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Antimatter discovery could alter physics

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news icon rThe discovery that a bizarre particle travels between the real world of matter and the spooky realm of antimatter 3 trillion times a second may open the door to a new era of physics, Fermilab researchers announced Monday. The incredibly rapid commuting rate of the B sub s meson particle had been predicted by the Standard Model, the successful but incomplete theory aimed at explaining how matter and energy interact to form the visible universe.

news icon View: Full Article | Source: Desert News

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Bella-Angelique

I need some help, please.

Is this connected to the subspace or the hyperspace theories?

this one?

Edited by Bella-Angelique

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Lilly

I need some help, please.

Is this connected to the subspace or the hyperspace theories?

this one?

That's a really good question...I'd like to know as well!

What do the 'physics buffs' here on UM think about this?

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snuffypuffer

*makes note to learn more about physics*

This universe keeps getting weirder, doesn't it? :D

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John Q Conundrum

This could be a very interesting time indeed. Just think of the possibilities: Faster conventional computers (if intel integrates this new 3TeraHz particle into it snext generation of chips); It could open the door for building a stable quantum computer core; we could finally build a working model of a warp engine core...

Wow!

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Bella-Angelique

I am guessing from this that a warp engine would be based on using both matter and antimatter. Maybe this would help for a lot of energy solutions.

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ShaunZero

Extremely interesting. I've always loved quantum physics. It's my new God. =D

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Mart

Extremely interesting. I've always loved quantum physics. It's my new God. =D

What happened to the old one? Did it get dirty?

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Tiggs

*sighs*

It's not a particle, it's two out of phase matter waves interfering with each other.

* waits patiently for the quantum physicists to eventually catch up *

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Bella-Angelique

Scientists have been pursuing this measurement for two decades.

Many different theoretical models of how the universe works at a fundamental level will be now be confronted with the CDF discovery. The currently popular models of supersymmetry, for example, predict a much higher transition frequency than that observed by CDF, and those models will need to be reconsidered.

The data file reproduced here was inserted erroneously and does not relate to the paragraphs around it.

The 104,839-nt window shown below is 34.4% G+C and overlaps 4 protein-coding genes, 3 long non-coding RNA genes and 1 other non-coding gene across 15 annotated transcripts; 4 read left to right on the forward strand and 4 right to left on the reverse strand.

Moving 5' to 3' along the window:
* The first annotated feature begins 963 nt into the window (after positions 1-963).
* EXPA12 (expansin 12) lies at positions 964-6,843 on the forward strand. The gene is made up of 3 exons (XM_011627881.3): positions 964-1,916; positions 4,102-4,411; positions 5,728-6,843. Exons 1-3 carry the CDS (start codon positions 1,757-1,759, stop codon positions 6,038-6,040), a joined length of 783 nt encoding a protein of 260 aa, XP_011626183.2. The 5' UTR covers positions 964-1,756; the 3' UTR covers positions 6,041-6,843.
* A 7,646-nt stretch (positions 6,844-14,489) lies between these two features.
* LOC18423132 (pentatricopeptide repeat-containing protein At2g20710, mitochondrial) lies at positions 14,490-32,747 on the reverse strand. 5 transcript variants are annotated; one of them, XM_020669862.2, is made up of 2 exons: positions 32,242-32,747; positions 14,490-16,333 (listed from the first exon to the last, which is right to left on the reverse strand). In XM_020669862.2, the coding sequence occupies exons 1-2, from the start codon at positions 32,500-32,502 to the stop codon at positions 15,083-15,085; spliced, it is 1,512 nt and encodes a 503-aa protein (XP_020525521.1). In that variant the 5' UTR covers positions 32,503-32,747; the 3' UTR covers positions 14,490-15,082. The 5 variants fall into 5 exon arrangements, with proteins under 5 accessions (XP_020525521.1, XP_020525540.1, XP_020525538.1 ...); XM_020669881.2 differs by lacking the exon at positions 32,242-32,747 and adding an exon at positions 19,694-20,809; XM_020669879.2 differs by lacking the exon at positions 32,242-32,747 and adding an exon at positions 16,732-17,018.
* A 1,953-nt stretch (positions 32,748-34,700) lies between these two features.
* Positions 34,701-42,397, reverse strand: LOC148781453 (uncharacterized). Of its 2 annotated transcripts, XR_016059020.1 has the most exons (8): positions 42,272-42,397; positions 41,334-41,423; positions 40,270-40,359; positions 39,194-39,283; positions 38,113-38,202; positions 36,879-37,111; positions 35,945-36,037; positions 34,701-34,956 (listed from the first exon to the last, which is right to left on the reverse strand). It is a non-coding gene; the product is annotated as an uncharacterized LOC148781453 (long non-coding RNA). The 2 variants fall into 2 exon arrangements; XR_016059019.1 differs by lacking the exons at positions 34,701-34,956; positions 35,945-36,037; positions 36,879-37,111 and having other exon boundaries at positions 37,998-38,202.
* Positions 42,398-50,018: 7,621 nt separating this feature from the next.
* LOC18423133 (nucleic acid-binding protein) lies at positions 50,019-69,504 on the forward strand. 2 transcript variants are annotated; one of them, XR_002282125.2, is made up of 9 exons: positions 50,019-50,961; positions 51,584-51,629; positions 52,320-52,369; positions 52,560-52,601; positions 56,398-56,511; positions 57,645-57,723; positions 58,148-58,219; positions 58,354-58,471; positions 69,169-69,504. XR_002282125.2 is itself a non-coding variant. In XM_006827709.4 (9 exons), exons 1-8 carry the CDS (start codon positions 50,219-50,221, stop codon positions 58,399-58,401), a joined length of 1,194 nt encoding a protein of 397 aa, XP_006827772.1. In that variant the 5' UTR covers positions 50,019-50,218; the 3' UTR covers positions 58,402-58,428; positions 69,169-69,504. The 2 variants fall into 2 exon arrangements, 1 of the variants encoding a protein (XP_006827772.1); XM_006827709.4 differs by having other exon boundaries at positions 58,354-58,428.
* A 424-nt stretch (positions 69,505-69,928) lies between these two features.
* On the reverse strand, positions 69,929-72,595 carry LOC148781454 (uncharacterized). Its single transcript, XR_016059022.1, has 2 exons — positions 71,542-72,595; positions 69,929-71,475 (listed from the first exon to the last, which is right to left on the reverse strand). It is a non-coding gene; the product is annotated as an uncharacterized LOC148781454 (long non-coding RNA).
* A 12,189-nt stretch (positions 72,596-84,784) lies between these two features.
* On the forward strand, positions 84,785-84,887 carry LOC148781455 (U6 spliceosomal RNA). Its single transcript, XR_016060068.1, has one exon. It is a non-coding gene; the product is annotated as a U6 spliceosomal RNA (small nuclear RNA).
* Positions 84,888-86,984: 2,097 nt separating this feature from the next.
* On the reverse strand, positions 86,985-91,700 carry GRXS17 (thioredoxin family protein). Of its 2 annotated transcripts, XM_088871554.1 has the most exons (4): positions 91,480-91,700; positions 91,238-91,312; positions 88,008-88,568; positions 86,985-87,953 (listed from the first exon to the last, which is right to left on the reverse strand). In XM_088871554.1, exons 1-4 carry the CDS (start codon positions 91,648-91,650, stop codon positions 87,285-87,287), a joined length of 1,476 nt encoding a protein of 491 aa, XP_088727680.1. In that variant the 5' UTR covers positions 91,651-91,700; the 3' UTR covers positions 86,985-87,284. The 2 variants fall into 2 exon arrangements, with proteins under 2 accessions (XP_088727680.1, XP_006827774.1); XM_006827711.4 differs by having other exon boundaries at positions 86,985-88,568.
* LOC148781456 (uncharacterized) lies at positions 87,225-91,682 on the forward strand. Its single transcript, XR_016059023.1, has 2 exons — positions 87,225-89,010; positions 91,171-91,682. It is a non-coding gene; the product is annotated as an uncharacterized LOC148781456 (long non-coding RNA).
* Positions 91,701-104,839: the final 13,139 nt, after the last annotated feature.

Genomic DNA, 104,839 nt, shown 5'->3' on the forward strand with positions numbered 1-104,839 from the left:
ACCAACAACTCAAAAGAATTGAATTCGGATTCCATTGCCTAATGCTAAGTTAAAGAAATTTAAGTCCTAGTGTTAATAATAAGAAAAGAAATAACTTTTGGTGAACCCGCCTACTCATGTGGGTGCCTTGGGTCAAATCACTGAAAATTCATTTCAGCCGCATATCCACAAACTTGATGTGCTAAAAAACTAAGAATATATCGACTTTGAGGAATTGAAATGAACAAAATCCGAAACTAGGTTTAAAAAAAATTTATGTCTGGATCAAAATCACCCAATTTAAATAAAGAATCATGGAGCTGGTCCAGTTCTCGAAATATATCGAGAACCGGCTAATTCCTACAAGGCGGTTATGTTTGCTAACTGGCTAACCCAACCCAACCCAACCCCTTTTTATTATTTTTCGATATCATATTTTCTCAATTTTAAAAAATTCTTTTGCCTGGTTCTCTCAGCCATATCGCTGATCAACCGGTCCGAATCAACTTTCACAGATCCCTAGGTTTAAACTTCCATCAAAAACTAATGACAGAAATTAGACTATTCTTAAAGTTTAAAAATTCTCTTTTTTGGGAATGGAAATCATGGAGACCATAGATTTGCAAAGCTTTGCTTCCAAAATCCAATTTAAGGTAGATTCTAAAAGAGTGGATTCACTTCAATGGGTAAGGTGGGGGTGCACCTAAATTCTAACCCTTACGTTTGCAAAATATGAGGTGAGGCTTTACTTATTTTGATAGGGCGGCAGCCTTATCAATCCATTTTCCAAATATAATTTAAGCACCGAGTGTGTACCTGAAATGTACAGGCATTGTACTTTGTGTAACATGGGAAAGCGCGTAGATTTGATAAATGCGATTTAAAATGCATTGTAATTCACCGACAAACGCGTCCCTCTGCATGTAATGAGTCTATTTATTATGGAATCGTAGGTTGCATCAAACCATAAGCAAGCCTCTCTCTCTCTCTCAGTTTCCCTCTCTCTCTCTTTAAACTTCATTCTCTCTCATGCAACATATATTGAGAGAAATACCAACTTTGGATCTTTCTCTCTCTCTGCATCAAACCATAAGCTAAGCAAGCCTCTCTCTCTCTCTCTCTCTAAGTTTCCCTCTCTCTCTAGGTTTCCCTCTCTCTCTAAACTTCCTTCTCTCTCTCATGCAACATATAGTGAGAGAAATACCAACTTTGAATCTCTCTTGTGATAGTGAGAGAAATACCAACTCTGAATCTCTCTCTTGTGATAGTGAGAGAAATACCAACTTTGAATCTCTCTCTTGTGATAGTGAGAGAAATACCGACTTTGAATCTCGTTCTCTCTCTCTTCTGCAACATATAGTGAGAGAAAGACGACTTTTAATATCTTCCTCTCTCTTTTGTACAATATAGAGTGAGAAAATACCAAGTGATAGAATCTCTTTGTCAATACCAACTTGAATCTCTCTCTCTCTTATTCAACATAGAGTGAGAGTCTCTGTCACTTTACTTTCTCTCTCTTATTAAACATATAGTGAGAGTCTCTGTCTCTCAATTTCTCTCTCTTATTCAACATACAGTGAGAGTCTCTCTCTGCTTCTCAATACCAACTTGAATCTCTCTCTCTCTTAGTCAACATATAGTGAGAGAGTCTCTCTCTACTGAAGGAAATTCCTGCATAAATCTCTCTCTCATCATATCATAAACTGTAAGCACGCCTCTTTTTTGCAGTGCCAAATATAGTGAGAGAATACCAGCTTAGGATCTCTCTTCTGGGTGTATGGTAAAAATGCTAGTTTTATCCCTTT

Most importantly, they could also be the place in which to look for new physics beyond the Standard Model, which scientists believe is incomplete. source

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Bella-Angelique

British astronomer David Darling wrote convincingly in his 2005 book, "Teleportation - The Impossible Leap," that we are close to being able to teleport individual atoms and molecules - the first step toward human movement. Next would come the teleportation of macromolecules and microbes, which would eventually lead into the teleportation of humans.

How possible is this?

"If you recall, in 2005, researchers had successfully teleported beams of light across a laboratory bench, and the quantum structure of a trapped calcium ion to a second calcium ion had been teleported. Networked quantum computers are the key. They are more complex than today's commonplace, bit-oriented computers, and will be able to accomplish more complex tasks. They use quantum mechanical aspects such as "entanglement" and "superposition" to perform operations on data."

"Teleportation is going to play a major role in all our futures," Darling writes. "It will be a fundamental process at the heart of quantum computers, which will themselves radically change the world." He adds that replication of inanimate objects will also be developed through the same scientific developments. He says it is "a question of simply overcoming technical challenges," and adds that quantum computing is the "factor that changes the rules of what is and isn't possible."

Michio Kaku, the co-founder of String Field Theory, predicts this:

"The nation which dominates the world economy may be the one which masters the nano world of atomic and quantum computing. Then quantum events … will be the source of the world's wealth. The Silicon Age is coming to a close. Welcome to the Quantum Age, where even button-down bankers will have to learn the mysteries of the multiverse."

source

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Bella-Angelique

A Brief History of Quantum Computing